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The majority of such devices combine micromechanical and electric field driven methods for controlling flow in closed channels. However, researchers at Princeton University recently introduced a non-electronic means of flow control especially well suited to the construction of a chemical reactor on the surface of an integrated circuit. The design relies on thermocapillary transport of liquid streams or droplets on a surface produced by micropatterning a self-assembled monolayer. The chemical patterning confines the flowing liquid to selected pathways bearing a streamwise thermal gradient. Eventually, the researchers hope to use micropatterned temperature fields in differential mode to route liquid along selected pathways, and in absolute mode to induce chemical reactions at electronically addressable sites
At the University of California, Berkeley, researchers have fabricated a controllable single-bubble micro-pump, based on earlier work demonstrating that under certain conditions, thermally generated bubbles can rapidly and efficiently move fluid. In addition, a research initiative within the aerospace community is underway to study the feasibility of miniaturized "nanosatellites" with less than 1 kg of mass. These devices will require a corresponding miniaturization of the propulsion subsystem with thrust levels on the order of 10-500 uN. A team of researchers at the University of Vermont is developing a prototype MEMS-based H2O2 thruster capable of meeting these mission requirements.
Biomedical investigators have increasingly realized that principles of fluid dynamics - especially an understanding of how hemodynamic forces and mass transport interact with the cells, proteins and molecules that constitute the arterial wall - play a major role in maintaining the health of human arteries, as well as contributing to arterial disease, according to Don Giddens of the Georgia Institute of Technology. For example, 3-D pulsatile blood flow in compliant arteries can now be described using computational fluid dynamics, with the potential to model blood flow in individual subjects. Giddens demonstrated how the local flow field can be manipulated to cause cellular proliferation in animal models, with important implications to the clinical problem of vascular grafts used to bypass diseased arteries. He also described recent fluid dynamical studies of the local shear stress on monocyte adhesion, and on expression of adhesion molecules on the endothelial cell surface.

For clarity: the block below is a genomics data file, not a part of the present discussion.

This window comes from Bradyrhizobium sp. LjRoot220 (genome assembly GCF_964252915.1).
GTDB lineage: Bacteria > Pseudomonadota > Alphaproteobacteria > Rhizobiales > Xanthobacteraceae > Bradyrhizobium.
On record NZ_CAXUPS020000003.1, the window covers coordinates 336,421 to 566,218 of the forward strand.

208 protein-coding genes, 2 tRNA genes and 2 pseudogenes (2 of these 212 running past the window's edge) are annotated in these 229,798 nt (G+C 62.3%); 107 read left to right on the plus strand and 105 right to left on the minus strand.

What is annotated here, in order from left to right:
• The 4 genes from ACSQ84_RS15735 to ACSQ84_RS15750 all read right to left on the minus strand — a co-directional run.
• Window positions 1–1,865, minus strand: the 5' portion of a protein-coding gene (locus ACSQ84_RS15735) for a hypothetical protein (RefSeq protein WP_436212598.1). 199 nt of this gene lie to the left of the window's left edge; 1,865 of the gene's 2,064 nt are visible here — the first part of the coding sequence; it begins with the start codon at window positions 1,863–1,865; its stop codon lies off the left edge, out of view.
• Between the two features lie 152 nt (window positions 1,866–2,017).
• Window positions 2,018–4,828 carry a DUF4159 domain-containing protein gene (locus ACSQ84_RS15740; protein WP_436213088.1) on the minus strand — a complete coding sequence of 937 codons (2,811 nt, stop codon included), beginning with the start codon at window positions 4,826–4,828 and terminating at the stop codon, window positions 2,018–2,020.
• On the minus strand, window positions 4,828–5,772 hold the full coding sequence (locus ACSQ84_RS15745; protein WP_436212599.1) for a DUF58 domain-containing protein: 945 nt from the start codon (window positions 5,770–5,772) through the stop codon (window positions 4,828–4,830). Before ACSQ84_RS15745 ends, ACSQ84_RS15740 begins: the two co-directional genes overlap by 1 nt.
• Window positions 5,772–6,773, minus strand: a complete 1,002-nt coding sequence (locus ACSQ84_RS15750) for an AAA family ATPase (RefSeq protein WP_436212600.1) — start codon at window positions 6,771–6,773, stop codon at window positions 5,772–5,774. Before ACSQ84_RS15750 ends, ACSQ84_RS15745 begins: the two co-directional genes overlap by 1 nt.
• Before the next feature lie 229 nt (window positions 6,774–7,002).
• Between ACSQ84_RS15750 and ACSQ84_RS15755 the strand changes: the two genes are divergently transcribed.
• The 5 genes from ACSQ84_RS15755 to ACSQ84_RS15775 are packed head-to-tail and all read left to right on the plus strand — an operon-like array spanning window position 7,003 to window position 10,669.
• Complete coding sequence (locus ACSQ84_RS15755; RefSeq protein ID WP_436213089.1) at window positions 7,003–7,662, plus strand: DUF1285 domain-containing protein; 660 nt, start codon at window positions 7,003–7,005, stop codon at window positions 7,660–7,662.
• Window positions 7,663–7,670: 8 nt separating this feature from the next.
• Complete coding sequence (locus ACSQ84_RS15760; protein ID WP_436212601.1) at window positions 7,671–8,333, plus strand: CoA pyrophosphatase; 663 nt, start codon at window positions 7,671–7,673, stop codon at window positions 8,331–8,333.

Fluid Mechanics of the Earth's Core
Recent advances in numerical and laboratory modeling of the Earth's main magnetic field - which is induced by motions in the iron-rich liquid outer core (the geodynamo) - is revealing the fluid mechanics of the process by which the magnetic field is produced. Possible energy sources for the geodynamo include thermo-compositional convection and precession, with the former being the more likely option, according to Peter Olson (Johns Hopkins University). Olson reported that his numerical calculations of convection in rotating, electrically conducting spherical shells reveal that the columnar vortices contain large amounts of negative helicity in the northern hemisphere, and positive helicity in the southern hemisphere, and result in self-sustaining dynamo action.
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